Maybe it was too good to be true. A rare bipartisan healthcare reform proposal backed by leaders of three major House and Senate committees is foundering because Republicans and Democrats can't agree on how to pay for it. The irony is that the measure, which would change the way Medicare reimburses doctors, would slow the growth of healthcare spending and taxpayers' costs. Lawmakers should stop the partisan bickering and start working in good faith to find a way to enact the long-overdue and much-needed reform.
Congress adopted the "sustainable growth rate" formula in 1997 to require physicians' fees to be cut when spending on Medicare's insurance plan for doctor bills ("Part B") grew faster than the economy. But lawmakers have repeatedly postponed those reductions in response to opposition from physicians, who argued that the lower rates would lead them to stop treating Medicare patients. Instead, Congress has spent nearly $154 billion on higher fees. The formula clearly isn't the solution to the very real problem of rising healthcare costs, and policymakers have known it for years. They just haven't been able to find a better one.
That changed last month, when top Republicans and Democrats on two House and one Senate committee agreed on a proposal to replace the formula with a set of financial incentives for doctors to do higher-quality, more efficient work. The new system would wean Medicare off of its current "fee for service" payment system and usher in new systems that motivated doctors to control costs.
The Congressional Budget Office estimated that the bipartisan bill would cost $138 billion more over 10 years than sticking with current law. But that's based on the assumption that Congress could have been counted on either to enforce the existing formula, which it simply will not do, or find another way to pay for the growing cost of Part B. The reality is, the proposal would save taxpayers money, not cost them, by prompting doctors to fix some of the many inefficiencies in Medicare.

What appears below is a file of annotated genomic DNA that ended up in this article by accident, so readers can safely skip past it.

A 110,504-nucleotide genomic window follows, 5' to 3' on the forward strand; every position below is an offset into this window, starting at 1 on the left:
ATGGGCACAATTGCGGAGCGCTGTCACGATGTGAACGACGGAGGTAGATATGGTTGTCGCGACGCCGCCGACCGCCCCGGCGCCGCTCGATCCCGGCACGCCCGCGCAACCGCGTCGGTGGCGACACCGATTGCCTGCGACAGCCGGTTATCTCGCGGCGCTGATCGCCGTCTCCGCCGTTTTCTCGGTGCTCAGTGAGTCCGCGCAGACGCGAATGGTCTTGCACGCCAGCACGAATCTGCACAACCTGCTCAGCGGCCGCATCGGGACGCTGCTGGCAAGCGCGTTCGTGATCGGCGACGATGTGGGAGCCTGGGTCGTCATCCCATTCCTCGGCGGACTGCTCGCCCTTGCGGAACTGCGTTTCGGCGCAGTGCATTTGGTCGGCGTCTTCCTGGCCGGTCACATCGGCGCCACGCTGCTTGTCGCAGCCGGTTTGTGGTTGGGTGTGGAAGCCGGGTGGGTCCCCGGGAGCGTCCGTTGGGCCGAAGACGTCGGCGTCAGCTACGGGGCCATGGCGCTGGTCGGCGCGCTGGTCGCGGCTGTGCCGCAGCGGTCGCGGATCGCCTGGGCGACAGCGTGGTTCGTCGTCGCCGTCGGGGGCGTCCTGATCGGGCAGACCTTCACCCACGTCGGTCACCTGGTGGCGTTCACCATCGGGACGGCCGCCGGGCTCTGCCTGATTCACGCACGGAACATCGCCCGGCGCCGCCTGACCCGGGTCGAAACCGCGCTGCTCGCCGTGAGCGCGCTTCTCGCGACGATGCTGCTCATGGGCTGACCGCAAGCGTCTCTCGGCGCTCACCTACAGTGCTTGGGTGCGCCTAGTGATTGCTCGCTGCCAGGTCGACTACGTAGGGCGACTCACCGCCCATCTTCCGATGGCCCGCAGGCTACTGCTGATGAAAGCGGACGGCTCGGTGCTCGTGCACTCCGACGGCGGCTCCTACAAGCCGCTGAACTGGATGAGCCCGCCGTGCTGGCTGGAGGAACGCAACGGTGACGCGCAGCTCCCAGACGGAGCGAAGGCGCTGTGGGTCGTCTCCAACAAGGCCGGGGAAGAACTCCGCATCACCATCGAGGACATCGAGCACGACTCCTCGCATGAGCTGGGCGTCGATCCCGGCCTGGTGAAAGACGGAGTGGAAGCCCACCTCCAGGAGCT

Sadly, that doesn't seem good enough for many lawmakers, who are more fixated on paper savings than real ones. And in the absence of a realistic way to offset the $138 billion, the House approved the one proposed by the GOP: delaying for five years the Affordable Care Act's requirement that all adult Americans obtain health insurance. The new chairman of the Senate Finance Committee, Democrat Ron Wyden of Oregon, has responded by trying to persuade his colleagues to offset the bill's costs by counting imaginary savings from the end of U.S. combat operations overseas.